The most harmful products for teeth from a dentist's point of view
Certain products have an impact on the health of our teeth. For example, candies and sweets promote the growth of harmful bacteria in the mouth, which over time leads to tooth decay. Additionally, acidic products and drinks such as citrus fruits and carbonated beverages can erode tooth enamel, making the teeth more vulnerable.
Dentists' opinion on the impact of energy drinks
Most dentists consider energy drinks to be the most harmful to teeth. They contain a large amount of sugar and acid, which poses a serious problem for oral health.
In today's rapidly changing world, the need for energy has led to a significant increase in the consumption of energy drinks. They promise a quick energy boost, but this comes at a cost - both for your wallet and for the health of your teeth.
Harm from sugar
One of the main culprits of the harmful effects of energy drinks on teeth is sugar. Popular energy drinks contain 63 grams of sugar per can, which is roughly equivalent to the amount of sugar in 13 Oreo cookies. Sugar is the primary food source for harmful bacteria in the mouth. Bacteria convert sugar into acids, which destroy tooth enamel and lead to the development of cavities and tooth decay. A large amount of sugar is not only harmful to dental health, but also increases the risk of developing type 2 diabetes and cardiovascular diseases.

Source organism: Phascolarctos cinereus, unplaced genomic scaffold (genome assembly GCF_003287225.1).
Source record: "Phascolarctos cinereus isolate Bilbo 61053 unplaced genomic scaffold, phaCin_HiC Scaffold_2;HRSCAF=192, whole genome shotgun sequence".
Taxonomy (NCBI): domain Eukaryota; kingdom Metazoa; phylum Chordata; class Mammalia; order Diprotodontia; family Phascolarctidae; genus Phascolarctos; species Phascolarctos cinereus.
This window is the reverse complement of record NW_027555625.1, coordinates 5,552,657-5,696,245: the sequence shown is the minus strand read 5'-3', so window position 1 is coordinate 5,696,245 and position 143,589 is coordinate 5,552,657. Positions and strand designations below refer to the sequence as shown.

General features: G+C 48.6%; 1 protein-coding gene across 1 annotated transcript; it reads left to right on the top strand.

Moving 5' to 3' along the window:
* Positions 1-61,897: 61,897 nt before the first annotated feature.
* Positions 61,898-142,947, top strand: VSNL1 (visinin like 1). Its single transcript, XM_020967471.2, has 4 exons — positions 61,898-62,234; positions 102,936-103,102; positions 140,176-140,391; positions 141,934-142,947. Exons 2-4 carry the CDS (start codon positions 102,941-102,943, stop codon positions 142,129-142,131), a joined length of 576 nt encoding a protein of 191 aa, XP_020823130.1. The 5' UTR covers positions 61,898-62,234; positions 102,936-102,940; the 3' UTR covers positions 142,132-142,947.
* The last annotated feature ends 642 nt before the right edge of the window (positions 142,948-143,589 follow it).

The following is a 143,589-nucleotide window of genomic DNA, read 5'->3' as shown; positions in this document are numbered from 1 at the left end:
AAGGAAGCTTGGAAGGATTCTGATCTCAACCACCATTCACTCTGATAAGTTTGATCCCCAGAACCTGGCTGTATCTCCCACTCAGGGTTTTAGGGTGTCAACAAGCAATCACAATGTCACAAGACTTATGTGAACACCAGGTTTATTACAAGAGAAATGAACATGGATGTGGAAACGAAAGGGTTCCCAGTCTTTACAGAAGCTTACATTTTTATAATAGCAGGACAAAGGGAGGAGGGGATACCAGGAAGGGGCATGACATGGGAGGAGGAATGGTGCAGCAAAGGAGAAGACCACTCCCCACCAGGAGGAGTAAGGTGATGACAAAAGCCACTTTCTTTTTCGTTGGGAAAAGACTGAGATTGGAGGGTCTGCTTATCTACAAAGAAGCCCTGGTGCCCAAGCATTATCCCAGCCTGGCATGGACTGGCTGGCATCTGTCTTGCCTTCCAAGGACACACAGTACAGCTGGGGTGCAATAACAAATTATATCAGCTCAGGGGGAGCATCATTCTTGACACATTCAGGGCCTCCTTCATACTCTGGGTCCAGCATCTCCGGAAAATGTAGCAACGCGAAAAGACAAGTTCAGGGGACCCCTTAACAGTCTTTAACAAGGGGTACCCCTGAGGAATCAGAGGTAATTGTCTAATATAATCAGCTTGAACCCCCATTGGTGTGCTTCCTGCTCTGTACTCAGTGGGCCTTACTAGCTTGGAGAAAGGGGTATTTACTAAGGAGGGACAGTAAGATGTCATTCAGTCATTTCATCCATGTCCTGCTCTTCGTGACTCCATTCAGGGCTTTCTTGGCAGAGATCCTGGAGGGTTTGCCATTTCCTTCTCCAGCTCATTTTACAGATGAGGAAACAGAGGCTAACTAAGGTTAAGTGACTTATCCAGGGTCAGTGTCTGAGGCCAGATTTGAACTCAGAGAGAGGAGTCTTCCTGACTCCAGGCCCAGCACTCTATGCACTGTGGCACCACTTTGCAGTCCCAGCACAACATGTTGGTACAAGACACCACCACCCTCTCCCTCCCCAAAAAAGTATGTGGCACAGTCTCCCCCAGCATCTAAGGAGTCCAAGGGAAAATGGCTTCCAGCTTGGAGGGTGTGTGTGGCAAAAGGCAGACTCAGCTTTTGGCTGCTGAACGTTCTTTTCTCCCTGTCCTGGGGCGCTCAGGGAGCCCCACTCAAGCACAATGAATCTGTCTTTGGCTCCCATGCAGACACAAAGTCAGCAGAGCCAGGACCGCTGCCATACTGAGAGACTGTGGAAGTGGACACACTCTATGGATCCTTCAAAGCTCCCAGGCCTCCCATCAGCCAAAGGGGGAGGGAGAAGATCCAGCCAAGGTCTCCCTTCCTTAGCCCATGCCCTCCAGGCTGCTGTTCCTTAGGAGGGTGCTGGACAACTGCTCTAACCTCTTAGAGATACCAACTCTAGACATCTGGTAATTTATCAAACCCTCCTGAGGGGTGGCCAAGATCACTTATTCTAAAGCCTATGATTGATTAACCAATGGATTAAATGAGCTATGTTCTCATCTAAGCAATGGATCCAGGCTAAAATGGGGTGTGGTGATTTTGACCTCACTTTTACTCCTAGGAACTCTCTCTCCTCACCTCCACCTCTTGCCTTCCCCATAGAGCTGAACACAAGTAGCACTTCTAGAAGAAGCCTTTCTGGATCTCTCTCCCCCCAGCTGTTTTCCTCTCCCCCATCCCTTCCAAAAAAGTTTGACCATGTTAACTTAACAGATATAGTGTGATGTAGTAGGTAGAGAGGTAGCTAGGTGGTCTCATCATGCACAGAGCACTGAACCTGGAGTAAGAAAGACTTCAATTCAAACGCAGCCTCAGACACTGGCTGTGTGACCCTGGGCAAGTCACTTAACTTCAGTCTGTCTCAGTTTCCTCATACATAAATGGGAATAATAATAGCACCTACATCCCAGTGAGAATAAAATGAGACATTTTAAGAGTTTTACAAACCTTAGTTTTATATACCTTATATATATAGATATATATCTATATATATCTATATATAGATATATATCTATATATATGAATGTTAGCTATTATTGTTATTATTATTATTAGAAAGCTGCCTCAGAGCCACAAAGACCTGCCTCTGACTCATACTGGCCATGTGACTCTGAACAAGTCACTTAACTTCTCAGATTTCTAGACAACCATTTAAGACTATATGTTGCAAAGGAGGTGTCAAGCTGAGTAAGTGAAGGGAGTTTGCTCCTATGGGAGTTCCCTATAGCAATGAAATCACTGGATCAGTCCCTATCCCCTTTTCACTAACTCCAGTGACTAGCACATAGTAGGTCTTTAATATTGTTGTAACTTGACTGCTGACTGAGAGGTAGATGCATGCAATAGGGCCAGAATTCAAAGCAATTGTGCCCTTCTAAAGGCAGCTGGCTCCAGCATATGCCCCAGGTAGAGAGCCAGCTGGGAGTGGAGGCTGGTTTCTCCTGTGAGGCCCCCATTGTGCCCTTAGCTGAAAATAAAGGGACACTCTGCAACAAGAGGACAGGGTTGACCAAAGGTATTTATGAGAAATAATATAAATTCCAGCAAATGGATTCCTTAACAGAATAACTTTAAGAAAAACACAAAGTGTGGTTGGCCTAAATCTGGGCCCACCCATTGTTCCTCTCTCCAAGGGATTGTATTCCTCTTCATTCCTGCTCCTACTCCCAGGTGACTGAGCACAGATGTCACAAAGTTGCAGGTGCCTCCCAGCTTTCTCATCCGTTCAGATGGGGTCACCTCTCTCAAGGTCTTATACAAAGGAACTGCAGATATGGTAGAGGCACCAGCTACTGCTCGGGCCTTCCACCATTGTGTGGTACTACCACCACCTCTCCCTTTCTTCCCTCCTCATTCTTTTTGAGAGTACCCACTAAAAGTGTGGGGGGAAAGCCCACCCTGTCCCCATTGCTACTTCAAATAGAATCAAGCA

Additionally, energy drinks have high acidity, which can erode tooth enamel - the protective outer layer of the teeth. Damaged enamel cannot be restored. As enamel wears away, teeth become more sensitive and prone to cavities and discoloration. Under the influence of energy drinks, enamel erosion occurs much faster.
Tooth erosion is a gradual process in which the acidic components of energy drinks dissolve minerals in the teeth. This leads to thinning and weakening of the tooth structure, making them semi-transparent at the edges and, in severe cases, can cause them to chip. Erosion can significantly affect the appearance of teeth